Why did Allah address Sons of Israel as Jew or Judah (Yehuda)?

The Details of the Question

- What is the historical background of it? Was it metaphorical?
- Why did Allah name or address a religious group or nation that has the same name as Judah (Yehuda), the fourth child of the Prophet Yaqub (Jacob)?
- What was the characteristic of Judah, the son of Israel? Why did he get that name?

The Answer

Dear Brother / Sister,

It is necessary to address and express a nation with whatever title it is known. It is more appropriate in terms of wisdom and eloquence.

Accordingly, it is necessary to express the nation known as Jews with that name that everyone knows.

However, in the Quran, Jews are mentioned with words such as Israel, Banu Israel, Yahud, Hud and Hadu as well as the People of the Book. However, the word yahud is only used in the chapters sent down in Madinah because there were Jews in Madinah and messages were given to all Jews to come until the Day of Judgment through them.

Judaism in Islamic Resources

Jews, who accepted belief in the oneness of Allah as the principle of the religion, the Torah, which they believed to have contained divine decrees as the basis of the religion, who were the addressees of divine revelation, and who accepted Hz. Musa (Moses), who conveyed that revelation to his people as the Prophet, have been the neighbors of Muslims since the first periods of Islam.

Especially during the Madinah period, their relations with Muslims are mentioned in the Quran, and those relations played an important role in the considerations of Muslims about them.

Relations with Jews, who have lived together with Muslims throughout history, gained a special importance with the status of People of the Book given to them by Islam; both religions revealed their own viewpoints through mutual correspondence and refutations.

When the religion of Islam emerged, the Jews in the Arabian Peninsula had spread to the areas stretching from the Port of Ayla in the Gulf of Aqaba to the farthest corners of Yemen and Oman, from Madinah to Bahrain. The main centers where they lived were Madinah (mainly), Khaybar, Wadilqura, Tayma, Maqna, Fadak, Taif and Yemen.

There were no Jews in Makkah but the Jews who were merchants and soothsayers attended the fairs held annually in the region. There were more than twenty Jewish tribes in Madinah including Sons of Qaynuka, Sons of Qurayza, and Sons of Nadir.

When the Prophet (pbuh) migrated to Madinah, almost half of the city’s population consisted of Jews. (see Hamidullah, İslam Peygamberi, 1/614-615)

The strongest and most organized Jewish community outside Madinah was in Khaybar.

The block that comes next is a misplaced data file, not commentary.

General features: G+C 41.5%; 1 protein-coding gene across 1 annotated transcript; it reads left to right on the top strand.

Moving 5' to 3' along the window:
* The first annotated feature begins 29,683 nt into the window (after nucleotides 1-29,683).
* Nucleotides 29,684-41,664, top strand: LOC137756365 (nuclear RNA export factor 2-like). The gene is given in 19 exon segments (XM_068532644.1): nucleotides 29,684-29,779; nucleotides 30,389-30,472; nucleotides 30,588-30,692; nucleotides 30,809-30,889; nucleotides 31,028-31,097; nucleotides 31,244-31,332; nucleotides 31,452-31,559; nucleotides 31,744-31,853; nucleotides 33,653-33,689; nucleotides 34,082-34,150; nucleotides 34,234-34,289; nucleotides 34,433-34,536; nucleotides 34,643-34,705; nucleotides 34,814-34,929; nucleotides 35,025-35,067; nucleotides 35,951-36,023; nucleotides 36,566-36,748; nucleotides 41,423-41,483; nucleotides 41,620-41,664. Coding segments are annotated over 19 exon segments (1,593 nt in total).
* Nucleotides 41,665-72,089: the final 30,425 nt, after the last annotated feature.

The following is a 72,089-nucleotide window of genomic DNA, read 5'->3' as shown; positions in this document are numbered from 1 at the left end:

Judaism in the Quran and Hadiths

The determinations and evaluations of Islam about Judaism and Jews are based on the Quran.

In the Quran, the history, faiths, holy books, prophets, ethical behaviors, social relations of Sons of Israel and their actions against Muslims are mentioned. Besides, the stories about Hz. Musa (Moses) and Sons of Israel are narrated more than the stories about other prophets and nations.

Apart from the verses mentioning Moses and his struggle against Pharaoh separately, information about Sons of Israel and Jews is repeated in twenty-four chapters.

In addition, a great part of the chapter of al-Baqara and chapter of al-Araf includes the incidents about Sons of Israel, warnings and reminders to Jews.

The reasons why Sons of Israel are given such a large place in the Quran are as follows: Muslims were in contact with the Jews; the necessity of emphasizing the common ground between the Prophet Muhammad (pbuh) and Ibrahim and Sons of Israel / Jews; showing Jews the deviations that occurred in their religion; the necessity of clarifying their belief that the last prophet would emerge from among them and their claim of being the chosen people.

There are both positive and negative statements in the verses of the Quran about Sons of Israel and Jews. On the one hand, it is stated that Allah bestowed blessings upon Sons of Israel in the past and made them superior to the worlds and on the other hand, it is pointed out that they did not keep their promise to their Lord, with some minor exceptions, and that they were cursed due to their sins.

In the Quran, Jews are mentioned with words such as Israel, Banu Israel, Yahud, Hud and Hadu as well as the People of the Book. Although the word yahud is only used in the chapters sent down in Madinah, the phrase Banu Israel (Sons of Israel) is also included in the chapters sent down in Makkah, generally in the verses in which the incidents that took place in pre-Islamic periods are mentioned.

The address in the form of “O Sons of Israel” is not included in any of the eighty-six chapters that were revealed before Hijrah (Migration). The address in those verses is always in the form of “O sons of Adam” or “O people”.

The phrase Banu Israel mentioned in the chapter of Taha (20/80) is not an address; it is used in order to point to the Jews in a story that is narrated. (see Hamidullah, 1/596)

Nearly half of the verses about Jews were sent down in Makkah; and the chapters of Taha and al-Araf, almost all of which are about Sons of Israel, were also sent down in Makkah.

The phrase Sons of Israel, which is mentioned in forty-one places, refers to the children of the Prophet Yaqub (Jacob) and their descendants, the people of the Prophet Musa (Moses), the Jews of the first and second temple period, the Jews of the previous period such as the people of Jesus along with the Jews living in the Arabian Peninsula during the Era of the Prophet Muhammad (pbuh).

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